• 2. having a rough surface because of minute points or projections.
    • 3. indecent or scandalous; risqué; obscene: scabrous books.
    •  
    • The old divorce case had been revived by a journalist. It was moderately scabrous. It had been with the wife of a still-prominent Tory politician.
    • -- C. P. Snow, In Their Wisdom, 2000
    • He had amused her with the exacting nature of his questions, and his demands that she should include even the most scabrous details in her accounts.
    • -- Sarah Shun-lien Bynum, Madeline is Sleeping, 2005
  21. Accrete
  22.   uh-KREET, verb:
    • 1. to grow together; adhere (usually followed by to).
    • 2. to add, as by growth.
    •  
    • adjective:
    • 1. Botany. grown together.
    •  
    • Most things accrete that don't gradually crumble, rust or evaporate.
    • -- Iain M. Banks, The Hydrogen Sonata, 2012
    •  
  23. edacity 
  24.            ih-DAS-i-tee, noun:  the state of being edacious; voraciousness; appetite.
    •                        
    •                         Craving can be defined as a compelling and overwhelming edacity for a particular substance.
    •                         -- Robert T. Ammerman, Peggy J. Ott, and Ralph E. Tarter, Prevention and Societal Impact of Drug and Alcohol Abuse, 1999
  25. muster
  26. MUHS-ter, verb:       1. to gather, summon, rouse (often followed by up): He mustered all his courage.
    •                         2. to assemble (troops, a ship's crew, etc.), as for battle, display, inspection, orders, or discharge.
    •                         3. to assemble for inspection, service, etc., as troops or forces.
    •                         4. to come together; collect; assemble; gather.
    •                         She stopped at one point and shut her eyes, trying to muster her strength.
    •                         -- Terry Brooks, High Druid of Shannara, 2005
  27. vilify
  28.     VIL-uh-fahy, verb:   1. to speak ill of; defame; slander.
    •                         2. Obsolete. to make vile.
    •                        
    •                         Mr. Tallboys [chanting]: “O all ye children of men, curse ye the Lord, curse Him and vilify Him for ever!”                        -- George Orwell, A Clergyman's Daughter, 1935
  29. gobbet
  30.  GOB-it, noun:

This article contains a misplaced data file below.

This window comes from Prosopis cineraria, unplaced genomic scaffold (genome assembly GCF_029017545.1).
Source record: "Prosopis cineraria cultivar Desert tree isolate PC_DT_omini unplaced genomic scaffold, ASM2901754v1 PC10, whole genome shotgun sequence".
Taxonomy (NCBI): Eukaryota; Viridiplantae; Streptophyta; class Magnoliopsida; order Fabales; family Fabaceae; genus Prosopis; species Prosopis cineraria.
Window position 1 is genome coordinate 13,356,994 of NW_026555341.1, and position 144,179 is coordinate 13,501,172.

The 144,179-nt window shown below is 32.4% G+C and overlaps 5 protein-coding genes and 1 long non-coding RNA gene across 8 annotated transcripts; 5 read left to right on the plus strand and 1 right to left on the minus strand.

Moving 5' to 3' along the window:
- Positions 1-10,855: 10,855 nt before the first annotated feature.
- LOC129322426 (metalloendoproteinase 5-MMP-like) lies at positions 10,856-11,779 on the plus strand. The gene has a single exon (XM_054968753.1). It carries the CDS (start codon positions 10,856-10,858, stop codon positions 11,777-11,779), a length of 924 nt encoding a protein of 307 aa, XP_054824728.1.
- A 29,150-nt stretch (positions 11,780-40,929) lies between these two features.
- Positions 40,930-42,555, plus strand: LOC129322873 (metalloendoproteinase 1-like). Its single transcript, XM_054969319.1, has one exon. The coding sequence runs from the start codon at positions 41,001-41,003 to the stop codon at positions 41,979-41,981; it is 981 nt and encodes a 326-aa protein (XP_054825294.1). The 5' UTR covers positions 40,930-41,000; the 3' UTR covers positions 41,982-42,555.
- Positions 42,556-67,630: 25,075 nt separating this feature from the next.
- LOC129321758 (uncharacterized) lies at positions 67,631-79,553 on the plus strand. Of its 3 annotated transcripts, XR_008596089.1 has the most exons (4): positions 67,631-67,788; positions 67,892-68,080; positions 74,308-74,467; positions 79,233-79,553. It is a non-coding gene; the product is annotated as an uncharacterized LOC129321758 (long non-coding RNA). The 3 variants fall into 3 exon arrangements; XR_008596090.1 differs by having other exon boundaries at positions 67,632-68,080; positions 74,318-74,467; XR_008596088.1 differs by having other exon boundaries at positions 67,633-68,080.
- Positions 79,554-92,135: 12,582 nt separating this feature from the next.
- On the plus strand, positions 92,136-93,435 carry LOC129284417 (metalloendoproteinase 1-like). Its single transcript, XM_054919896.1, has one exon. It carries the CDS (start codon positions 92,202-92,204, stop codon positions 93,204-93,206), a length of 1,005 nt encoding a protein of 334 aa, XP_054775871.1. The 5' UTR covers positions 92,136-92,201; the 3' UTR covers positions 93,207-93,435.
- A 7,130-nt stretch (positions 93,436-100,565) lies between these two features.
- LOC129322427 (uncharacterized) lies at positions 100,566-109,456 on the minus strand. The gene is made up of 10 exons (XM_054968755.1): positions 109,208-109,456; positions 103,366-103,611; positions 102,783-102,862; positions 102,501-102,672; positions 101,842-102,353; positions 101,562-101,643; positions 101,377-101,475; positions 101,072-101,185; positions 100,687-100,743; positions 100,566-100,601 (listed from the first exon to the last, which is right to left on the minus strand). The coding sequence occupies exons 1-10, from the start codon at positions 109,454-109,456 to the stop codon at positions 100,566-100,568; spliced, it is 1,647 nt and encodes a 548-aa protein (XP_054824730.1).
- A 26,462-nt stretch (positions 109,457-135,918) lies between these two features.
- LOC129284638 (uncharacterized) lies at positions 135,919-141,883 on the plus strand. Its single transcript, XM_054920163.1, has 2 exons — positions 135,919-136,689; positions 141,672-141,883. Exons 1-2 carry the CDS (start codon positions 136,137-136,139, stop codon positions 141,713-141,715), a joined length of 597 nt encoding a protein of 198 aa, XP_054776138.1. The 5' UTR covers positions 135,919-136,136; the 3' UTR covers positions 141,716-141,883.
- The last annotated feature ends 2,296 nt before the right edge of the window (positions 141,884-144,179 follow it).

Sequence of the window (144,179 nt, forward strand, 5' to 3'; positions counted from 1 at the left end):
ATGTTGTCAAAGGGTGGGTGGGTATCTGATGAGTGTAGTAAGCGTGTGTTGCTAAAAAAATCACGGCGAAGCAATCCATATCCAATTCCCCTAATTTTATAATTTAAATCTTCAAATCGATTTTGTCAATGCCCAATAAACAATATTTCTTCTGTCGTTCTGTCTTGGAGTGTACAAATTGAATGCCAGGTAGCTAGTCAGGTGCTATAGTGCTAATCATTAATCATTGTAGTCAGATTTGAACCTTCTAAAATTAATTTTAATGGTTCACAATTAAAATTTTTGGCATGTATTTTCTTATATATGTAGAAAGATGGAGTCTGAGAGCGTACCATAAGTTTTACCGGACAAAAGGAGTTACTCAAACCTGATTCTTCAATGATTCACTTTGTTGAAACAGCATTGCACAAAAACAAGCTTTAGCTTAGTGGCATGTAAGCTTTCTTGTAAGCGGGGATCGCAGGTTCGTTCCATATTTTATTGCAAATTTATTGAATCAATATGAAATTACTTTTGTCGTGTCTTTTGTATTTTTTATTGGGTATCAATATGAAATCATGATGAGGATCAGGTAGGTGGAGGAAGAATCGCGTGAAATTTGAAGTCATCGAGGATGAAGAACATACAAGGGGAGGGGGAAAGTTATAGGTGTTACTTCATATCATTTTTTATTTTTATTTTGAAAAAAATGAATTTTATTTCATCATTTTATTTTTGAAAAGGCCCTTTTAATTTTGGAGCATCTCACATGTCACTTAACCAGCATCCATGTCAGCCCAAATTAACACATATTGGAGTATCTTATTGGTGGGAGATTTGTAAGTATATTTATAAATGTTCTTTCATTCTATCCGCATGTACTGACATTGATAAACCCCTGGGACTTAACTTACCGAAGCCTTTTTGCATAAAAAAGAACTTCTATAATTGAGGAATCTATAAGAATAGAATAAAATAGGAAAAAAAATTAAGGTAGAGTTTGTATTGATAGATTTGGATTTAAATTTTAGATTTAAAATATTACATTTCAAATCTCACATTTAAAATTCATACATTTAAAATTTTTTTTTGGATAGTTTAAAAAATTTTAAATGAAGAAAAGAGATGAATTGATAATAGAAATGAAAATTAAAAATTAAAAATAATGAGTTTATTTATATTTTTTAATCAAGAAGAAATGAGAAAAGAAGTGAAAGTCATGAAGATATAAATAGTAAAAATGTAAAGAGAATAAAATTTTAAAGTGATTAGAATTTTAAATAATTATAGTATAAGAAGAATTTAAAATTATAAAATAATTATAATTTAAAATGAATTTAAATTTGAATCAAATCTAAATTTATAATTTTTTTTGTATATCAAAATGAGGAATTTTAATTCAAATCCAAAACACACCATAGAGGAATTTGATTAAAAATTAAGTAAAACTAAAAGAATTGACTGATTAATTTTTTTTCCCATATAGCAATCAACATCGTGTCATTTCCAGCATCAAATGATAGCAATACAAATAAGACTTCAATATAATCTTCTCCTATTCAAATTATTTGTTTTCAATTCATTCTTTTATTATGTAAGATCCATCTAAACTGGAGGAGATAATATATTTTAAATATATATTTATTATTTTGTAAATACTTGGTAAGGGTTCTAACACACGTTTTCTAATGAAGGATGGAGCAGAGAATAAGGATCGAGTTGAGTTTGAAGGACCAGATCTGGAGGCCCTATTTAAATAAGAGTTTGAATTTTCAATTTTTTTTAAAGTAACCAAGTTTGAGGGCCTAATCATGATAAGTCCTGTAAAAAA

•  
    • 1. a lump or mass.
    • 2. a fragment or piece, especially of raw flesh.
    •  
    • A man at the window of another building spat, the gobbet of phlegm falling on the dirty pavement by Hermogenes' feet.
    • -- Gillian Bradshaw, Render Unto Caesar, 2004
    • The glowing, faceted eyes glared at me, the mouth opened and spat out a gobbet of flame.
    • -- Sergei Lukyanenko, Last Watch, 2009 
    •  
  31. bushwa
     BOOSH-wah, -waw, noun:   rubbishy nonsense; baloney; bull: You'll hear a lot of boring bushwa about his mechanical skill.   “Bushwa,” she said. “'Bushwa'?” I echoed scornfully. “I suppose that's the high level of intellectual discourse one might expect from the author of the Polly Madison books." -- Kurt Vonnegut, Bluebeard, 2009
  32. sidle
  33.  SAHYD-l, verb:
    •  
    • 1. to move sideways or obliquely.
    • 2. to edge along furtively.
    •  
    • noun:
    • 1. a sidling movement.
    •  
    • I don't want to sidle up to the wrong man. Not that I'd really know how to sidle.
    • -- Alexander McCall Smith, The Lost Art of Gratitude, 2009
  34. dispositive
  35. dih-SPOZ-i-tiv, adjective:
    •  
    • involving or affecting disposition or settlement: a dispositive clue in a case of embezzlement.
    •  
    • Perhaps it had been a hallucination, or it was a false memory. Boggs had even predicted that later Ellis would doubt the incident had even happened—which seemed dispositive toward the dead man's reality…
    • -- Nick Arvin, The Reconstructionist, 2012
    • Looks and charm were often dispositive, the more attractive partner sailing on to other waters.
    • -- Louis Begley, About Schmidt, 1996
  36. cyclopean
  37.  sahy-kluh-PEE-uhn, sahy-KLOP-ee-uhn, adjective:
    •  
    • 1. (sometimes lowercase) gigantic; vast.
    • 2. of or characteristic of the Cyclops.
    • 3. (usually lowercase) Architecture, Building Trades. formed with or containing large, undressed stones fitted closely together without the use of mortar: a cyclopean wall.
    •  
    • Together in this greater self they felt the headway of the long, low hull, the prodigious heart glow of the hungry fires, the cyclopean push of steam in eight vast boilers, the pulsing click and travail of the engines...